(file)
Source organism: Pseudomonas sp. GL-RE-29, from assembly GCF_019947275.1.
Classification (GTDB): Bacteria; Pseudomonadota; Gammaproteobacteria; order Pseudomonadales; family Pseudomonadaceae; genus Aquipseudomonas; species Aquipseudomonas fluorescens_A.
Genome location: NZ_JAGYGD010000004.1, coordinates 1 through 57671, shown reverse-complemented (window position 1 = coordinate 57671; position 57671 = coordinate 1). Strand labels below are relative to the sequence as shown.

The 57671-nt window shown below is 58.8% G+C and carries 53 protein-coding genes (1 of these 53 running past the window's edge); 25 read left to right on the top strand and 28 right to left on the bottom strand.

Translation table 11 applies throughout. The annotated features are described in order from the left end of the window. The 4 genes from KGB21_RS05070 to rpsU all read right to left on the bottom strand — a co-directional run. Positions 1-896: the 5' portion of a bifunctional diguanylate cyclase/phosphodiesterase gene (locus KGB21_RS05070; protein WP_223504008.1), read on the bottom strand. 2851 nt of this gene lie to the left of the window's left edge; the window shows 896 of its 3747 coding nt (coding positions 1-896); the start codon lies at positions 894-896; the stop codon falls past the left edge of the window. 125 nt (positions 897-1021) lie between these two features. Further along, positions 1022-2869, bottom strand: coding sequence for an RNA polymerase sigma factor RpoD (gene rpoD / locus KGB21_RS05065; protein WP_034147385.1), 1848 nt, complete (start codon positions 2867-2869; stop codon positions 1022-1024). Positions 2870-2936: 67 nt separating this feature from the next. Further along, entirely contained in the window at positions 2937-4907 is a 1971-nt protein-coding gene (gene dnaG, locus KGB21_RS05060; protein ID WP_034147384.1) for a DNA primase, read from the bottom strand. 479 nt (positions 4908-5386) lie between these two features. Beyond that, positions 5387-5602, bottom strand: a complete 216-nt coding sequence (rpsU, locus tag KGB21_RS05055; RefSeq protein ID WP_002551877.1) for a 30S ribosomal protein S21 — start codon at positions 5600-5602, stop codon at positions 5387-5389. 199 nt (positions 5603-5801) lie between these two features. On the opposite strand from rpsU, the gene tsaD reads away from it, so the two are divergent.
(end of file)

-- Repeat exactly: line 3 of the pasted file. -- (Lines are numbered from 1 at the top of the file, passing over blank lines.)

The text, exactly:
Genome location: NZ_JAGYGD010000004.1, coordinates 1 through 57671, shown reverse-complemented (window position 1 = coordinate 57671; position 57671 = coordinate 1). Strand labels below are relative to the sequence as shown.